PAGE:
“Patients stay within a single-care model that’s not splintered,” Dr. Lane said. “This allows for a friendly working relationship between optometrist and ophthalmologist, rather than some of the antagonistic ways that have occurred in the past.”

Integrated approach?

However, some optometrists don’t see the initiative as integrated.

“They are saying by their actions that this is a business decision to employ ODs to help their practices, not to educate ODs to help patients,” said Jack Schaeffer, OD, who is in private practice in Birmingham, AL. “Education is the key. It should never be restricted.”

Dr. Lane acknowledged that independent optometrists were not included because they are not part of an integrated-care model.

“The independent non-integrated OD, like the independent non-integrated ophthalmologist, is, in my opinion, a breed that with the expansion in population growth will have an ever-increasingly, difficult time caring for the number of patients who need to be seen,” he said.

Political concerns are another reason that independent ODs were not included. In the past, optometrists in Kentucky and Oklahoma used education they received at ophthalmology meetings as a jumping-off point to expand scope of practice.

“ASCRS does not want to provide an opportunity to have that fight so it can be used against our members,” Dr. Lane said. “It’s unfortunate because I believe the vast majority of optometrists have no interest in doing surgery.”

Dr. Schaeffer claims that ASCRS members are looking to change a model that works perfectly well.

“ODs are integrated already with MDs,” he said. “Our practice and many others work with retina, ocular plastics, pediatric, and general ophthalmologists. Is ASCRS saying these relationships deliver a lower level of care? Will all ASCRS practices incorporate this new model?”

The majority of ASCRS members employ ODs, according to Dr. Lane, and it follows to provide education to those employees.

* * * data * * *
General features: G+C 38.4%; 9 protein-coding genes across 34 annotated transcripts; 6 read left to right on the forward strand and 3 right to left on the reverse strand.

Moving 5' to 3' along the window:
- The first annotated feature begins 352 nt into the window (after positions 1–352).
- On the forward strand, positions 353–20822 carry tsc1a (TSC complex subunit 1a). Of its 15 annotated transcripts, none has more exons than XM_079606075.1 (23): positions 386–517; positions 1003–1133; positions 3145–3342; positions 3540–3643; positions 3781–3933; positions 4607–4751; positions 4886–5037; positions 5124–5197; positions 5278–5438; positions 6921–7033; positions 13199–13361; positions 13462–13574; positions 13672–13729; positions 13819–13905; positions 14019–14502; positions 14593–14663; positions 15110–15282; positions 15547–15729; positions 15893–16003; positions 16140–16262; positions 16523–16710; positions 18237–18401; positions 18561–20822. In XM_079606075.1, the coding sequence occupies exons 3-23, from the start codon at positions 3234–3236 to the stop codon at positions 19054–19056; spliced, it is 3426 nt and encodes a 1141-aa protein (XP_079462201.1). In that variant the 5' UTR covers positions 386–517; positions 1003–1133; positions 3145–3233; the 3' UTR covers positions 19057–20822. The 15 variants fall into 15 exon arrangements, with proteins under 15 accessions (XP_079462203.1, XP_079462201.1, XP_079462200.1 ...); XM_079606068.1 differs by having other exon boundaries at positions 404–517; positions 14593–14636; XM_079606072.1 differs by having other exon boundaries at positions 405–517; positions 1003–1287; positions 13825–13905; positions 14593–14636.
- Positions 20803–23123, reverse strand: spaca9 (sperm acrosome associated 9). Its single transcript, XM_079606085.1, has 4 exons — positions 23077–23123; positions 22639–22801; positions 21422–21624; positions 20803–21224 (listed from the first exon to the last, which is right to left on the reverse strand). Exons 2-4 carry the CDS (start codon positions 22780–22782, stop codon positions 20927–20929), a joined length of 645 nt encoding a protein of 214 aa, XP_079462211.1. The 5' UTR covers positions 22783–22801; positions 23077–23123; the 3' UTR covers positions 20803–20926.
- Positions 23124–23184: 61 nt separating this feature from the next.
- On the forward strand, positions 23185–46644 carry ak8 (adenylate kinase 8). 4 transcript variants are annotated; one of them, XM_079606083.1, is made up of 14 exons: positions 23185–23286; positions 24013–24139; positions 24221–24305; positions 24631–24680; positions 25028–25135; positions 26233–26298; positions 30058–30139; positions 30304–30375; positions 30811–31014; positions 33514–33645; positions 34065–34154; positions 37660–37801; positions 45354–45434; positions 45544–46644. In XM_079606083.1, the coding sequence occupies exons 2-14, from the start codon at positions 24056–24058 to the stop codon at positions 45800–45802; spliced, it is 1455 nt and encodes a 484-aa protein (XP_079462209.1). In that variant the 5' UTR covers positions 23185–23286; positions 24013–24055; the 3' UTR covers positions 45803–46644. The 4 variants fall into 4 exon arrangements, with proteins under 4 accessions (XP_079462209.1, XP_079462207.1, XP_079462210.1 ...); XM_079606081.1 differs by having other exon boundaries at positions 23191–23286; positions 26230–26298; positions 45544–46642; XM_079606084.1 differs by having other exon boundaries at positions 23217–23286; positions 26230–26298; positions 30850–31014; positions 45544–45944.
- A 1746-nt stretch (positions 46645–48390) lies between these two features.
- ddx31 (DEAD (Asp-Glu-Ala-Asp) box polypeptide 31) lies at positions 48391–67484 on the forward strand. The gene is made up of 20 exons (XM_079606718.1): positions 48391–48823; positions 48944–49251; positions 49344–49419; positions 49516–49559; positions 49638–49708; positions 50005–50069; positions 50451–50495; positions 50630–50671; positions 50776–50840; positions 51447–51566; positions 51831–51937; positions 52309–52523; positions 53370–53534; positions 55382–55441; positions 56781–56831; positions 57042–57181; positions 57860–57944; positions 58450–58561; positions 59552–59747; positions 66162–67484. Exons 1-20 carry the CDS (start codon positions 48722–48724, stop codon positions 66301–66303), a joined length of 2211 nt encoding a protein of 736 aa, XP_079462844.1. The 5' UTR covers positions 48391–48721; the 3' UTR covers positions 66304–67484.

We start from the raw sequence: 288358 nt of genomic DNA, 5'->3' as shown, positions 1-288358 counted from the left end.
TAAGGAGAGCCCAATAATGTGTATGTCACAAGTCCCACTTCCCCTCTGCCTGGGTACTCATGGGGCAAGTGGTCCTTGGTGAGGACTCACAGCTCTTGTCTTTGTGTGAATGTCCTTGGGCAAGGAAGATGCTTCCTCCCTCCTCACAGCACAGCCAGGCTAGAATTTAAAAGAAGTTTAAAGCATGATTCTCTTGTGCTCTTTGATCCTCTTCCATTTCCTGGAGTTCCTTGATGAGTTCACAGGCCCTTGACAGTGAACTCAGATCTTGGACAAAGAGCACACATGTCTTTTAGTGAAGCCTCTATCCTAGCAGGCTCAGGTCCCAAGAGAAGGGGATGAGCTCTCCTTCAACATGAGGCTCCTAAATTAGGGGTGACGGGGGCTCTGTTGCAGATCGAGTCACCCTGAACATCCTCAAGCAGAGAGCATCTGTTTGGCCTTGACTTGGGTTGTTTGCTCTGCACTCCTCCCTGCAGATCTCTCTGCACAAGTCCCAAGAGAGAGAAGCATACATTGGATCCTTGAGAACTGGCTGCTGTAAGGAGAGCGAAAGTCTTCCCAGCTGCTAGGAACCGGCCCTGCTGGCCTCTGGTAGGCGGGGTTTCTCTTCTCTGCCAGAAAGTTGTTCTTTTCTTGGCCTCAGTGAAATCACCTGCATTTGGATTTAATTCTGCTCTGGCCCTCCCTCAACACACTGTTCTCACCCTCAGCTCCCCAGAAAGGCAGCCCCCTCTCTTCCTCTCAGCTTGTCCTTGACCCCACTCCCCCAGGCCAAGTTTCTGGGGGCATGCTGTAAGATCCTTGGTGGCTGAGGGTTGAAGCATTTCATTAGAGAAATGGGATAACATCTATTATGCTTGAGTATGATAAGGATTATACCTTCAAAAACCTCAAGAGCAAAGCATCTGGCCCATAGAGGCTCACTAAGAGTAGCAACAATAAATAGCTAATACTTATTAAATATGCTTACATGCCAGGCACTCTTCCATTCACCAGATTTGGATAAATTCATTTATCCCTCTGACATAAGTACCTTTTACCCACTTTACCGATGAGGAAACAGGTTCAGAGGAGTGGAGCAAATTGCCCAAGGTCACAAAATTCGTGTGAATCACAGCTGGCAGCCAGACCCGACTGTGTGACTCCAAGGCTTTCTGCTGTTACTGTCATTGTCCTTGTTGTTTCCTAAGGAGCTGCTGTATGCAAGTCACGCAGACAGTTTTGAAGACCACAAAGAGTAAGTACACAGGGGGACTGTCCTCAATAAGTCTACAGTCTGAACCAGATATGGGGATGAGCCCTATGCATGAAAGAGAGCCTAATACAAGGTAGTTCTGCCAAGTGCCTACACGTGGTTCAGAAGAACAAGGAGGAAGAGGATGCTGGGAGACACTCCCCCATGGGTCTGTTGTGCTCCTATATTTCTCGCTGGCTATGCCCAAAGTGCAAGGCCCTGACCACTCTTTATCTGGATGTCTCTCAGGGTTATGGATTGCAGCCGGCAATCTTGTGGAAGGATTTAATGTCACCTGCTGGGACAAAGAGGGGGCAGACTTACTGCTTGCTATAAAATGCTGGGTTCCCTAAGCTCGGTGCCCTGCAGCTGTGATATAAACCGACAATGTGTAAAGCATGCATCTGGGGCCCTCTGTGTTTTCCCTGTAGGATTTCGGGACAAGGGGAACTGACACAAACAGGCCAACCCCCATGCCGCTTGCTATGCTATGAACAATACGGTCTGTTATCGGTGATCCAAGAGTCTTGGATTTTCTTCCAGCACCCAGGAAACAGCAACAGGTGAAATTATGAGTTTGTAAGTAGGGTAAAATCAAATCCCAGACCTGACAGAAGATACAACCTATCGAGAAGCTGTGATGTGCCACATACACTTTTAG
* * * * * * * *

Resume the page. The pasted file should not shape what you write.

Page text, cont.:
“That doesn’t include every optometrist in the United States,” Dr. Lane said. “We welcome our members who want to educate all members of their staff, including administrators, technicians, and yes, optometrists. This isn’t all that different from having our administrators attend our meeting. This concept may progress to where there may potentially be an ASOA-like group of optometrists who have an independent meeting inside our meeting.”

Impetus for change

Dr. Brown also hopes that this year’s educational track is a small start of larger change.

“I don’t disagree with the concern and anger of private practice optometrists,” she said. “But I don’t agree with the fact that this anger should exclude all ODs from being involved in an educational forum. The more we learn, the more we can share. I am looking at this as baby steps to integrate all of optometry with all of ophthalmology. I think the ODs who see this as an insult are a very small percentage. Many ODs who want to attend a meeting like ASCRS may not be in private practice.”

IOMED task force members are waiting to see how this year’s track is received before making more changes.

“I personally hope we can allow more optometrists to attend in the future,” Dr. Lane said. “We need to be patient and have an open mind. We have to satisfy the needs of our membership, and this is a wonderful first start.”